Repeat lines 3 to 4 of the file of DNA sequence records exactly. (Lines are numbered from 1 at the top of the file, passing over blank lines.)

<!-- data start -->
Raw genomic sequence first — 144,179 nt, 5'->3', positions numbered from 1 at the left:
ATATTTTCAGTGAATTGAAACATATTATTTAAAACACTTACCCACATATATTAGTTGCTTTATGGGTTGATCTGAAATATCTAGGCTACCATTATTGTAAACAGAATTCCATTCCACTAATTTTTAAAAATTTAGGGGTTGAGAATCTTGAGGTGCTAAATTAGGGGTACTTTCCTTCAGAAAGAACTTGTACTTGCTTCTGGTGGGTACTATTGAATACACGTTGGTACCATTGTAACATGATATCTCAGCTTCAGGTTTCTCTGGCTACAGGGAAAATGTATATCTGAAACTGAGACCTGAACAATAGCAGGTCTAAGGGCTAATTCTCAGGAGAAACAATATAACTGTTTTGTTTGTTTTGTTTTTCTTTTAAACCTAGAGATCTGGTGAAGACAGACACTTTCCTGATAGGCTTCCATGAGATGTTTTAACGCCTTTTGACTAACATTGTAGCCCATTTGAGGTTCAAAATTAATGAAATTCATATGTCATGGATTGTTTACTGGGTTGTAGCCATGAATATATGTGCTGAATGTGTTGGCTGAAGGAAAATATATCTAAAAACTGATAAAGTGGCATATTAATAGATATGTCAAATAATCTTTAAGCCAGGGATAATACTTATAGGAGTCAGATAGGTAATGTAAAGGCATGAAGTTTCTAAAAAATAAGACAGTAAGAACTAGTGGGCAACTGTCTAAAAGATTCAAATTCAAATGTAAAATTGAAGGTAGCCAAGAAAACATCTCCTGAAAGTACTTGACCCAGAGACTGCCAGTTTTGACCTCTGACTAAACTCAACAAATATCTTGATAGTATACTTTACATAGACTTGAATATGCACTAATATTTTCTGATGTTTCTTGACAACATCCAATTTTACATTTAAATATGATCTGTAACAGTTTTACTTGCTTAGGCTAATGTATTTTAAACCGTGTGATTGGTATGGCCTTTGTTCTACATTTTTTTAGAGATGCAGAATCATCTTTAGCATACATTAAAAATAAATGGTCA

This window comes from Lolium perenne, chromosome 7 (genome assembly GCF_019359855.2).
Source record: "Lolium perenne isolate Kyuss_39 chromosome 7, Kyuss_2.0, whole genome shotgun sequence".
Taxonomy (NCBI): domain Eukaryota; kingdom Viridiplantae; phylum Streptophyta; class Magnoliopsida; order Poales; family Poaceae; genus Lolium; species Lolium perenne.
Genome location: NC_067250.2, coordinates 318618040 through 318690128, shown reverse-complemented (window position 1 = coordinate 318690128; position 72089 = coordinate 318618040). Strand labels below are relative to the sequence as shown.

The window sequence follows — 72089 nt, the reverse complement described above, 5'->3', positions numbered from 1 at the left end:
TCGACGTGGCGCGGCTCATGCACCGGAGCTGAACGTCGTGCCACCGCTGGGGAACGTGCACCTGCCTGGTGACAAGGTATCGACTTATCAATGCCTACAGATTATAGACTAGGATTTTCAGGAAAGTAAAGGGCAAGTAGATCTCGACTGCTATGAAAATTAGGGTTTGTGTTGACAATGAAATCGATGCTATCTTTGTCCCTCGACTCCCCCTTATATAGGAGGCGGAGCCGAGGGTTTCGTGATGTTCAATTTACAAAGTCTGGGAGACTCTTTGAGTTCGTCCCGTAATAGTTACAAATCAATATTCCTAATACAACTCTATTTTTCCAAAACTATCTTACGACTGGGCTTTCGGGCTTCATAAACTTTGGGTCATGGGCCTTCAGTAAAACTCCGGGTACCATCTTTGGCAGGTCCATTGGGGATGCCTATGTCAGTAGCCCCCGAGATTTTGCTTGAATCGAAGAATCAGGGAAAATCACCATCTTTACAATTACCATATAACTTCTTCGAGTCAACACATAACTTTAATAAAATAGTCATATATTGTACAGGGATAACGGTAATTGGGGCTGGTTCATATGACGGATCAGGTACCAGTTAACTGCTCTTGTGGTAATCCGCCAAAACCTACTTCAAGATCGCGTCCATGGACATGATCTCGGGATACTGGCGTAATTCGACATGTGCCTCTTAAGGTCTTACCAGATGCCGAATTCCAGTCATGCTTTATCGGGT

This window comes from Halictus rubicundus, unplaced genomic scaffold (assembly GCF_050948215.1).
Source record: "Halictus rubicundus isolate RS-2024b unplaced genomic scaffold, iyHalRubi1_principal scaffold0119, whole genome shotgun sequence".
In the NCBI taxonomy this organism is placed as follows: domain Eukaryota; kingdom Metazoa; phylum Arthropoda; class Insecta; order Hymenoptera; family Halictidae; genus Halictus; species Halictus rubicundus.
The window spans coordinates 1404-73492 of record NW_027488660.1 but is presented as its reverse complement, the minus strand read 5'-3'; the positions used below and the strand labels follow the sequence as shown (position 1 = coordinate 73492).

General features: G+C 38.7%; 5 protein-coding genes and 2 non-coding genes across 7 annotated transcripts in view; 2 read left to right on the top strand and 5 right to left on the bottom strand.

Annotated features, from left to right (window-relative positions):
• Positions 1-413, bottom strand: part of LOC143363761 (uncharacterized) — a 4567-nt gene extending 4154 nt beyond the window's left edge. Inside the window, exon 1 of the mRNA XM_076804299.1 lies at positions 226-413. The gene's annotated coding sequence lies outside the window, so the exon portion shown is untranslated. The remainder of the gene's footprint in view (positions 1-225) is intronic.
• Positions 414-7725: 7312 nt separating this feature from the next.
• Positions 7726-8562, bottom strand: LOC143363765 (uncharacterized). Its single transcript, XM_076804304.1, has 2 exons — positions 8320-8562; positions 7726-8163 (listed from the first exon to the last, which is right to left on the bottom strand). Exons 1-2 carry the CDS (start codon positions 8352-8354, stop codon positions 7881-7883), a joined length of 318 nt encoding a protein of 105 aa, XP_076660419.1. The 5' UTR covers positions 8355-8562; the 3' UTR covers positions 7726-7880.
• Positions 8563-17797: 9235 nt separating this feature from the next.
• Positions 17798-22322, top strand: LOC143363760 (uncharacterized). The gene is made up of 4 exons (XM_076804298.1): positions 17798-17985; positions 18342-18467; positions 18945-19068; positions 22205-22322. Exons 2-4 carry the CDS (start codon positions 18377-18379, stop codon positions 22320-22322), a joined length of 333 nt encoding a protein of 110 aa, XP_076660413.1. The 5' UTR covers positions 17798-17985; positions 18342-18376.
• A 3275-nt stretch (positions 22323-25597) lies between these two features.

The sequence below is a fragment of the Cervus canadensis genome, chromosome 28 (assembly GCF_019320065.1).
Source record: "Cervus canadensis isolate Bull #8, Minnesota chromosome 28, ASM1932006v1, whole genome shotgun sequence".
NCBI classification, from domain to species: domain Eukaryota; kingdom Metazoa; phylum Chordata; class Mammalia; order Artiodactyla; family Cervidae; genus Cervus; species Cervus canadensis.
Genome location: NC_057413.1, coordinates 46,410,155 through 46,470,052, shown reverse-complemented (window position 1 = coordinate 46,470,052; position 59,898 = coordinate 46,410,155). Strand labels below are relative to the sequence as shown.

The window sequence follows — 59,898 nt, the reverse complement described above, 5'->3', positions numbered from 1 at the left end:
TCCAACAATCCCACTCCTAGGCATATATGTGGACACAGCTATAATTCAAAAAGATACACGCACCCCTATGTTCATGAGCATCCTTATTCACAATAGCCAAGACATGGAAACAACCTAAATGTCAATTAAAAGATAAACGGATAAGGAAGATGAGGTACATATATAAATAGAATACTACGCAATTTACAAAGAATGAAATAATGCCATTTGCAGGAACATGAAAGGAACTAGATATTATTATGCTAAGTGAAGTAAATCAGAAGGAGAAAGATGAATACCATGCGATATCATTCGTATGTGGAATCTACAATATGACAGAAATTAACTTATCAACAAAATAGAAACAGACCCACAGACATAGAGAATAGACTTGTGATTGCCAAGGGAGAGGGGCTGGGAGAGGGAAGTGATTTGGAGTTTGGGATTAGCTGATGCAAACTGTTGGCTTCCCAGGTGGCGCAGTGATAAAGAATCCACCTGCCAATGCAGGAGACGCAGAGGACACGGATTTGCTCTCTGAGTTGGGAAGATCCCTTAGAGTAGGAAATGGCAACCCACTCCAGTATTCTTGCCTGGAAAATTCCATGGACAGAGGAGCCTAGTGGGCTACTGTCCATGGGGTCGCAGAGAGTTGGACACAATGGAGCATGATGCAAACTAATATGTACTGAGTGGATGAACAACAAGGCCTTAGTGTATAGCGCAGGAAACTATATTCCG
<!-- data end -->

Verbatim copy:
This window comes from Lolium perenne, chromosome 7 (genome assembly GCF_019359855.2).
Source record: "Lolium perenne isolate Kyuss_39 chromosome 7, Kyuss_2.0, whole genome shotgun sequence".